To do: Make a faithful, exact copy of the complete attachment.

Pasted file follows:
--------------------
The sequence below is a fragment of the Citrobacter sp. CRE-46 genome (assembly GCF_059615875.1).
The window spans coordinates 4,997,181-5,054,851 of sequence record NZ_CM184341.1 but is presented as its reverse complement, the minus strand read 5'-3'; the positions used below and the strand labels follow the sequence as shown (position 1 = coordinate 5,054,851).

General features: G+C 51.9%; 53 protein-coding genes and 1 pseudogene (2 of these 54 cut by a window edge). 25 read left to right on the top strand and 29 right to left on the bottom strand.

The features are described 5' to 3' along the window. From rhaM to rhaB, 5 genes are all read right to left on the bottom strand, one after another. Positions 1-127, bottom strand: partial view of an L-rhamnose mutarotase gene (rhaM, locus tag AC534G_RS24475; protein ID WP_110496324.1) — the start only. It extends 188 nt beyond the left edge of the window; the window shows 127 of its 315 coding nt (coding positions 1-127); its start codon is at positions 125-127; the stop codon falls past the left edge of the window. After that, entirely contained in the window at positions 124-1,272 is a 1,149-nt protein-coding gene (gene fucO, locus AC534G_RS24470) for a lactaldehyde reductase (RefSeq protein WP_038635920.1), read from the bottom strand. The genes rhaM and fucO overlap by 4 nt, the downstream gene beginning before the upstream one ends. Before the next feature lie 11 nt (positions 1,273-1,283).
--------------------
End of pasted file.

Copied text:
The sequence below is a fragment of the Citrobacter sp. CRE-46 genome (assembly GCF_059615875.1).
The window spans coordinates 4,997,181-5,054,851 of sequence record NZ_CM184341.1 but is presented as its reverse complement, the minus strand read 5'-3'; the positions used below and the strand labels follow the sequence as shown (position 1 = coordinate 5,054,851).

General features: G+C 51.9%; 53 protein-coding genes and 1 pseudogene (2 of these 54 cut by a window edge). 25 read left to right on the top strand and 29 right to left on the bottom strand.

The features are described 5' to 3' along the window. From rhaM to rhaB, 5 genes are all read right to left on the bottom strand, one after another. Positions 1-127, bottom strand: partial view of an L-rhamnose mutarotase gene (rhaM, locus tag AC534G_RS24475; protein ID WP_110496324.1) — the start only. It extends 188 nt beyond the left edge of the window; the window shows 127 of its 315 coding nt (coding positions 1-127); its start codon is at positions 125-127; the stop codon falls past the left edge of the window. After that, entirely contained in the window at positions 124-1,272 is a 1,149-nt protein-coding gene (gene fucO, locus AC534G_RS24470) for a lactaldehyde reductase (RefSeq protein WP_038635920.1), read from the bottom strand. The genes rhaM and fucO overlap by 4 nt, the downstream gene beginning before the upstream one ends. Before the next feature lie 11 nt (positions 1,273-1,283).